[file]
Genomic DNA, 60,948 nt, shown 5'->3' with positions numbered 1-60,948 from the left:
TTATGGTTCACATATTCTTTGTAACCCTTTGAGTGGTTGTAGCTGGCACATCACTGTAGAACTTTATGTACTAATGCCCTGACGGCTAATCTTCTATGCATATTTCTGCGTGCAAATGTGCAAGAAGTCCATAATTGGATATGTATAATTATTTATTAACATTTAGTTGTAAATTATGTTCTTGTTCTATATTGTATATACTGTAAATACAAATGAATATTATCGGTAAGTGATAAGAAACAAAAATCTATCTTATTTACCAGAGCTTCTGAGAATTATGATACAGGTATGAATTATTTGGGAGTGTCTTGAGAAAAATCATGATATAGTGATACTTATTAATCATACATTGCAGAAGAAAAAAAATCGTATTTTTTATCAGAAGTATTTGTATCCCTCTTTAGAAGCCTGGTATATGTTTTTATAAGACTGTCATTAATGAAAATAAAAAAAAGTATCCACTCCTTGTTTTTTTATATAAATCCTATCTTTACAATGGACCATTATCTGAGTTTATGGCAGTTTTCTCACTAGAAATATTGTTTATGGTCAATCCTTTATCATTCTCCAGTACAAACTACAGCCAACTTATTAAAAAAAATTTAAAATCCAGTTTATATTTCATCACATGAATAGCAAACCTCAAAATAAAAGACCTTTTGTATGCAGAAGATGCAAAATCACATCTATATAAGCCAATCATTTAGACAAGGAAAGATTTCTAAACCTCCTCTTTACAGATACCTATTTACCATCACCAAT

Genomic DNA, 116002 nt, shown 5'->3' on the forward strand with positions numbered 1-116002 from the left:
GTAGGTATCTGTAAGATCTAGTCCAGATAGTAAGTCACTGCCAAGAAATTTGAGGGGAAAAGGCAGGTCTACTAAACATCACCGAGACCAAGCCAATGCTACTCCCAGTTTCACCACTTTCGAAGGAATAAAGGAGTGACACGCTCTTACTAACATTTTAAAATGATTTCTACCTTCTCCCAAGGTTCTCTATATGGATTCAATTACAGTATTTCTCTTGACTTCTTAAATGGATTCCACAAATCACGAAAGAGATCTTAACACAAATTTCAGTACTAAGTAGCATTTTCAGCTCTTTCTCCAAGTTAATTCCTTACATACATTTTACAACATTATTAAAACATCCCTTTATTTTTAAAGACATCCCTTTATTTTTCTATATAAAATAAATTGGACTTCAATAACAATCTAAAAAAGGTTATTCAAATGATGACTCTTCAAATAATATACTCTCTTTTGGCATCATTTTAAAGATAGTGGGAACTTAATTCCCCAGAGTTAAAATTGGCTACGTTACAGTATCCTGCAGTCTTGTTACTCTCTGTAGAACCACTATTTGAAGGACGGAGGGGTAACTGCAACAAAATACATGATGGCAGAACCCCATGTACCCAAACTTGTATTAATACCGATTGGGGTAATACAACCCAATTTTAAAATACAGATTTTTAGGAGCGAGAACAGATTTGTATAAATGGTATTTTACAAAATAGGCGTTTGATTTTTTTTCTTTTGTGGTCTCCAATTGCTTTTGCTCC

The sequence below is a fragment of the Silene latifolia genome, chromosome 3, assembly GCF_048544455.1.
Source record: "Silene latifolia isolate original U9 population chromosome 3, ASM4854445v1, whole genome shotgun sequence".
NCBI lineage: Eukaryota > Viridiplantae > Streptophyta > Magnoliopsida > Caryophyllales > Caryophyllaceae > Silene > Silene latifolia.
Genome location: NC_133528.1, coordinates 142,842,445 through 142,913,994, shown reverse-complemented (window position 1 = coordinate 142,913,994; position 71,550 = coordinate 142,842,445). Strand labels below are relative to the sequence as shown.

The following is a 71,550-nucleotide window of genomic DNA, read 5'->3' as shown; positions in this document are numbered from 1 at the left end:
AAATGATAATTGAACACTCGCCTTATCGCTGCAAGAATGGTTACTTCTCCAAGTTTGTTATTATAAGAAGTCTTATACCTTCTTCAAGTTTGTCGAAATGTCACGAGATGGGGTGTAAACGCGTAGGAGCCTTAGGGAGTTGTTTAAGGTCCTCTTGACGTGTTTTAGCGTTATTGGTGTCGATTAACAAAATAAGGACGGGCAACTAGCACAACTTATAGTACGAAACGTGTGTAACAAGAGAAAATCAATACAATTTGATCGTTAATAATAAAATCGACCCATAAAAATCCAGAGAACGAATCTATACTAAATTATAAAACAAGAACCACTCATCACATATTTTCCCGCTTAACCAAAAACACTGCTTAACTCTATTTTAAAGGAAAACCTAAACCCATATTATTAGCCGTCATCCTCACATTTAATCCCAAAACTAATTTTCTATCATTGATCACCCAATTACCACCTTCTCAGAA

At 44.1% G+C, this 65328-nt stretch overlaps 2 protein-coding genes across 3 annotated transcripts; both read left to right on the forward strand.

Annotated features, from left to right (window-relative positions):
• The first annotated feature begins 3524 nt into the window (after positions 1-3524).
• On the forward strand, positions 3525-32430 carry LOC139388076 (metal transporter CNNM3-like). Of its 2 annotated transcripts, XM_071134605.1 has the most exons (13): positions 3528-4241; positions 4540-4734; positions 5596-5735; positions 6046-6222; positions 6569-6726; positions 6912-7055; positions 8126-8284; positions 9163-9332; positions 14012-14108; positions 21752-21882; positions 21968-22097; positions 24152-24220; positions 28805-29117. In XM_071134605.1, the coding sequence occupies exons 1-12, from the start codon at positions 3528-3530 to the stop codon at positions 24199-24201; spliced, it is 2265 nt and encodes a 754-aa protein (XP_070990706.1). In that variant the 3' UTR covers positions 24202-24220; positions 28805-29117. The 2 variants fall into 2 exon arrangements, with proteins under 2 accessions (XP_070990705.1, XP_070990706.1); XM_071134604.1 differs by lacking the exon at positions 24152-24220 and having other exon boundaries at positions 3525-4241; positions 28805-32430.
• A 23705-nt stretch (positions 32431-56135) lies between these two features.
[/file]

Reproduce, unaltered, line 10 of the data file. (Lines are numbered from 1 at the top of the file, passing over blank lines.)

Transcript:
AAATGATAATTGAACACTCGCCTTATCGCTGCAAGAATGGTTACTTCTCCAAGTTTGTTATTATAAGAAGTCTTATACCTTCTTCAAGTTTGTCGAAATGTCACGAGATGGGGTGTAAACGCGTAGGAGCCTTAGGGAGTTGTTTAAGGTCCTCTTGACGTGTTTTAGCGTTATTGGTGTCGATTAACAAAATAAGGACGGGCAACTAGCACAACTTATAGTACGAAACGTGTGTAACAAGAGAAAATCAATACAATTTGATCGTTAATAATAAAATCGACCCATAAAAATCCAGAGAACGAATCTATACTAAATTATAAAACAAGAACCACTCATCACATATTTTCCCGCTTAACCAAAAACACTGCTTAACTCTATTTTAAAGGAAAACCTAAACCCATATTATTAGCCGTCATCCTCACATTTAATCCCAAAACTAATTTTCTATCATTGATCACCCAATTACCACCTTCTCAGAA